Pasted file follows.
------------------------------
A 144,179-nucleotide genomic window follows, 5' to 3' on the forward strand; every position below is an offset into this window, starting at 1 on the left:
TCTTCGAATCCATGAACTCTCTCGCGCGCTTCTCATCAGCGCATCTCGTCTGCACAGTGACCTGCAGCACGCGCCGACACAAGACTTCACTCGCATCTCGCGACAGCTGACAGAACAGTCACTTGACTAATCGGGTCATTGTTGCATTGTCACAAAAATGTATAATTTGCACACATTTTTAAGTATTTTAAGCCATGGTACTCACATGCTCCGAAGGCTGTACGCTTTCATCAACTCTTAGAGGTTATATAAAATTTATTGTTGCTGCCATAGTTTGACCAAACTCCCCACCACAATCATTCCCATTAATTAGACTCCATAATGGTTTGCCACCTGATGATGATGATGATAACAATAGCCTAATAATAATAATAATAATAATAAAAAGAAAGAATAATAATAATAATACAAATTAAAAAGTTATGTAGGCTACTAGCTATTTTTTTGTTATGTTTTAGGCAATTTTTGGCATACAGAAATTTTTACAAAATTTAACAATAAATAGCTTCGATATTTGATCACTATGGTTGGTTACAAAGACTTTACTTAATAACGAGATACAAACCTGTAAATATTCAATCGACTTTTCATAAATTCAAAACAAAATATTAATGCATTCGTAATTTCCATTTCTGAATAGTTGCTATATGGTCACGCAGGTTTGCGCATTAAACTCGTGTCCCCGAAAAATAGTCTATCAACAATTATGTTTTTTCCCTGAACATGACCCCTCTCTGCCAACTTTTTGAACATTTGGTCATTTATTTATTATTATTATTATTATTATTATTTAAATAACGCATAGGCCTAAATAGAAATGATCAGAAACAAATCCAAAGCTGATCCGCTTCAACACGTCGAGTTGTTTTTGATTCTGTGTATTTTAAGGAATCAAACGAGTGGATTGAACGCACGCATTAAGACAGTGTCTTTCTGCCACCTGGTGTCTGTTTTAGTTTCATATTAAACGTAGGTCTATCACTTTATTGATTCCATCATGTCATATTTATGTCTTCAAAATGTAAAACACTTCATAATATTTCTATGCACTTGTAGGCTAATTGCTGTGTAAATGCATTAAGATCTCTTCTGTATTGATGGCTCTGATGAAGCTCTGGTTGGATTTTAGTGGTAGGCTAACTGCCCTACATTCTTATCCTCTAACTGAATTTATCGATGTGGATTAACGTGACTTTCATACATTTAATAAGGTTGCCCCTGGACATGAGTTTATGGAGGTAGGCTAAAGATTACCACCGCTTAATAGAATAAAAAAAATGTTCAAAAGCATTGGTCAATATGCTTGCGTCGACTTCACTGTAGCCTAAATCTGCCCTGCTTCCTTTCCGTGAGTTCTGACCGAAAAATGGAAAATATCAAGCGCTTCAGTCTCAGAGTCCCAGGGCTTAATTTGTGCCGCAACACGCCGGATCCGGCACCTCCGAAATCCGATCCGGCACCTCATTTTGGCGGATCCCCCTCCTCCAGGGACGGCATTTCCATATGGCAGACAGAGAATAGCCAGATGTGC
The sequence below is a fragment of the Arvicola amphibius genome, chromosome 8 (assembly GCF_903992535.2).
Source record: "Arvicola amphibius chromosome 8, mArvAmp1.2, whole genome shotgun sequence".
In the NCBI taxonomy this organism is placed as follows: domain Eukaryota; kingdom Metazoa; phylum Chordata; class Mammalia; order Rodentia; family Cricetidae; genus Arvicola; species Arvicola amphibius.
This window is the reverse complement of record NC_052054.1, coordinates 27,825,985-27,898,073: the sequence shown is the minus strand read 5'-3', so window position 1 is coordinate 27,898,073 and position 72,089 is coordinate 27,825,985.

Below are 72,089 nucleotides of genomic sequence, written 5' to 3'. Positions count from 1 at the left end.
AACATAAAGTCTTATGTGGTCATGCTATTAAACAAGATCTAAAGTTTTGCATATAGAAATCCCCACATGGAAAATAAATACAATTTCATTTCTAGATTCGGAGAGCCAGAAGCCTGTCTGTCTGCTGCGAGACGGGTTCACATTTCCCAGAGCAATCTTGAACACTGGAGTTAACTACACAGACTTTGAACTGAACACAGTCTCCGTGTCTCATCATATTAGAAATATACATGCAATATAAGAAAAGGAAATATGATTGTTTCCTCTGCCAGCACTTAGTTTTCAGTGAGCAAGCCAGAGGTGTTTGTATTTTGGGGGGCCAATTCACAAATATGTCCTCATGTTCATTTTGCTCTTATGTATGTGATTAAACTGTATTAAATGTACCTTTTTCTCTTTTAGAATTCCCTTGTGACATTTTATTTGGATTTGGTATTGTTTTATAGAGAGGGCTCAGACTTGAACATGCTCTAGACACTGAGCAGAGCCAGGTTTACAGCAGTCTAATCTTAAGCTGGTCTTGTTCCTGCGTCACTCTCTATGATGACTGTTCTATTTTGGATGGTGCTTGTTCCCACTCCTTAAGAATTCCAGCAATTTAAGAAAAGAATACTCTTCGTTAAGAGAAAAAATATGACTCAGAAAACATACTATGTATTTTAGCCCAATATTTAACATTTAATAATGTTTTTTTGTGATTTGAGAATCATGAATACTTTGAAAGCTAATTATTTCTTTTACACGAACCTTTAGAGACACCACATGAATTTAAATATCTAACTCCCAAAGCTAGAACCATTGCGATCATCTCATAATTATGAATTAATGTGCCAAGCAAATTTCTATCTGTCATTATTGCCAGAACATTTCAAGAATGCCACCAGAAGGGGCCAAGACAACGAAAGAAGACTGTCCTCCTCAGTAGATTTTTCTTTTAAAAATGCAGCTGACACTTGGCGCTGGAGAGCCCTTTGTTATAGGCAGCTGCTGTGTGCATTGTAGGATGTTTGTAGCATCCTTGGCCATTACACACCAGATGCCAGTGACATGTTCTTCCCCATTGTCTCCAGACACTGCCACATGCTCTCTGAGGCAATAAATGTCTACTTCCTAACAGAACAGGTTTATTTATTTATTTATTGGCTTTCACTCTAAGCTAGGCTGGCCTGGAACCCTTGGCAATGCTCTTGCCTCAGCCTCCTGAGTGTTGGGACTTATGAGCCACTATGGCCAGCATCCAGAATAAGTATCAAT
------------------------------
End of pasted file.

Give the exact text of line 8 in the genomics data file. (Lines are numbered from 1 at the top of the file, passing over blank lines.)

AACATAAAGTCTTATGTGGTCATGCTATTAAACAAGATCTAAAGTTTTGCATATAGAAATCCCCACATGGAAAATAAATACAATTTCATTTCTAGATTCGGAGAGCCAGAAGCCTGTCTGTCTGCTGCGAGACGGGTTCACATTTCCCAGAGCAATCTTGAACACTGGAGTTAACTACACAGACTTTGAACTGAACACAGTCTCCGTGTCTCATCATATTAGAAATATACATGCAATATAAGAAAAGGAAATATGATTGTTTCCTCTGCCAGCACTTAGTTTTCAGTGAGCAAGCCAGAGGTGTTTGTATTTTGGGGGGCCAATTCACAAATATGTCCTCATGTTCATTTTGCTCTTATGTATGTGATTAAACTGTATTAAATGTACCTTTTTCTCTTTTAGAATTCCCTTGTGACATTTTATTTGGATTTGGTATTGTTTTATAGAGAGGGCTCAGACTTGAACATGCTCTAGACACTGAGCAGAGCCAGGTTTACAGCAGTCTAATCTTAAGCTGGTCTTGTTCCTGCGTCACTCTCTATGATGACTGTTCTATTTTGGATGGTGCTTGTTCCCACTCCTTAAGAATTCCAGCAATTTAAGAAAAGAATACTCTTCGTTAAGAGAAAAAATATGACTCAGAAAACATACTATGTATTTTAGCCCAATATTTAACATTTAATAATGTTTTTTTGTGATTTGAGAATCATGAATACTTTGAAAGCTAATTATTTCTTTTACACGAACCTTTAGAGACACCACATGAATTTAAATATCTAACTCCCAAAGCTAGAACCATTGCGATCATCTCATAATTATGAATTAATGTGCCAAGCAAATTTCTATCTGTCATTATTGCCAGAACATTTCAAGAATGCCACCAGAAGGGGCCAAGACAACGAAAGAAGACTGTCCTCCTCAGTAGATTTTTCTTTTAAAAATGCAGCTGACACTTGGCGCTGGAGAGCCCTTTGTTATAGGCAGCTGCTGTGTGCATTGTAGGATGTTTGTAGCATCCTTGGCCATTACACACCAGATGCCAGTGACATGTTCTTCCCCATTGTCTCCAGACACTGCCACATGCTCTCTGAGGCAATAAATGTCTACTTCCTAACAGAACAGGTTTATTTATTTATTTATTGGCTTTCACTCTAAGCTAGGCTGGCCTGGAACCCTTGGCAATGCTCTTGCCTCAGCCTCCTGAGTGTTGGGACTTATGAGCCACTATGGCCAGCATCCAGAATAAGTATCAAT